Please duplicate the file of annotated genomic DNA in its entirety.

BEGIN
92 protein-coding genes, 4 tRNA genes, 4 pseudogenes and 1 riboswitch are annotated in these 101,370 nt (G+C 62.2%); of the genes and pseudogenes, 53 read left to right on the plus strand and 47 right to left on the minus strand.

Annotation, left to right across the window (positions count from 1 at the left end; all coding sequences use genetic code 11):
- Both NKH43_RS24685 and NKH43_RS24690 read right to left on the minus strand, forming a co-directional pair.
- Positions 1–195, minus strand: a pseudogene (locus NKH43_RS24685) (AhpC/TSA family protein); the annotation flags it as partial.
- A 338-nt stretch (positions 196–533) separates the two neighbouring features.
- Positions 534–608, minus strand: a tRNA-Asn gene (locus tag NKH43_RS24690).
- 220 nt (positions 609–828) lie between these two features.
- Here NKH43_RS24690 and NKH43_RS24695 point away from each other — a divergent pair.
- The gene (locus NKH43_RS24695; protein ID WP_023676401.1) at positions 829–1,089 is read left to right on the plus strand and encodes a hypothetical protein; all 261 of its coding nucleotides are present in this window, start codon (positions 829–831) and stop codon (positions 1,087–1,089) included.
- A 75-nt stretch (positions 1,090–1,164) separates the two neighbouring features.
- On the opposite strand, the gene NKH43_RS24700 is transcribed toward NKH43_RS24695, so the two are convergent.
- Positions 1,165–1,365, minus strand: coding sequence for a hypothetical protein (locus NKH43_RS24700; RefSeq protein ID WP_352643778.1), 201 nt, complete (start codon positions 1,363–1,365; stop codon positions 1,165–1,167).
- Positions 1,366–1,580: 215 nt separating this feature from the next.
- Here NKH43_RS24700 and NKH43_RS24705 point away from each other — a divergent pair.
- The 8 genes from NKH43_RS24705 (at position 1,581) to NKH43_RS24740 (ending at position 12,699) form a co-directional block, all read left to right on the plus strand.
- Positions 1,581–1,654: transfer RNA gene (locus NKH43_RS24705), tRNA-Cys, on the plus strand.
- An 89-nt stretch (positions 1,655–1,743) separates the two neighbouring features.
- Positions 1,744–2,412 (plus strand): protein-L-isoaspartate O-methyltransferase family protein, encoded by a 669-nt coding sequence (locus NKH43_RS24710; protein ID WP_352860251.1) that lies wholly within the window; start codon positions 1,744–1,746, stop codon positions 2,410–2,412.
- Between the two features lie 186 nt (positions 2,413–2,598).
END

92 protein-coding genes, 4 tRNA genes, 4 pseudogenes and 1 riboswitch are annotated in these 101,370 nt (G+C 62.2%); of the genes and pseudogenes, 53 read left to right on the plus strand and 47 right to left on the minus strand.

Annotation, left to right across the window (positions count from 1 at the left end; all coding sequences use genetic code 11):
- Both NKH43_RS24685 and NKH43_RS24690 read right to left on the minus strand, forming a co-directional pair.
- Positions 1–195, minus strand: a pseudogene (locus NKH43_RS24685) (AhpC/TSA family protein); the annotation flags it as partial.
- A 338-nt stretch (positions 196–533) separates the two neighbouring features.
- Positions 534–608, minus strand: a tRNA-Asn gene (locus tag NKH43_RS24690).
- 220 nt (positions 609–828) lie between these two features.
- Here NKH43_RS24690 and NKH43_RS24695 point away from each other — a divergent pair.
- The gene (locus NKH43_RS24695; protein ID WP_023676401.1) at positions 829–1,089 is read left to right on the plus strand and encodes a hypothetical protein; all 261 of its coding nucleotides are present in this window, start codon (positions 829–831) and stop codon (positions 1,087–1,089) included.
- A 75-nt stretch (positions 1,090–1,164) separates the two neighbouring features.
- On the opposite strand, the gene NKH43_RS24700 is transcribed toward NKH43_RS24695, so the two are convergent.
- Positions 1,165–1,365, minus strand: coding sequence for a hypothetical protein (locus NKH43_RS24700; RefSeq protein ID WP_352643778.1), 201 nt, complete (start codon positions 1,363–1,365; stop codon positions 1,165–1,167).
- Positions 1,366–1,580: 215 nt separating this feature from the next.
- Here NKH43_RS24700 and NKH43_RS24705 point away from each other — a divergent pair.
- The 8 genes from NKH43_RS24705 (at position 1,581) to NKH43_RS24740 (ending at position 12,699) form a co-directional block, all read left to right on the plus strand.
- Positions 1,581–1,654: transfer RNA gene (locus NKH43_RS24705), tRNA-Cys, on the plus strand.
- An 89-nt stretch (positions 1,655–1,743) separates the two neighbouring features.
- Positions 1,744–2,412 (plus strand): protein-L-isoaspartate O-methyltransferase family protein, encoded by a 669-nt coding sequence (locus NKH43_RS24710; protein ID WP_352860251.1) that lies wholly within the window; start codon positions 1,744–1,746, stop codon positions 2,410–2,412.
- Between the two features lie 186 nt (positions 2,413–2,598).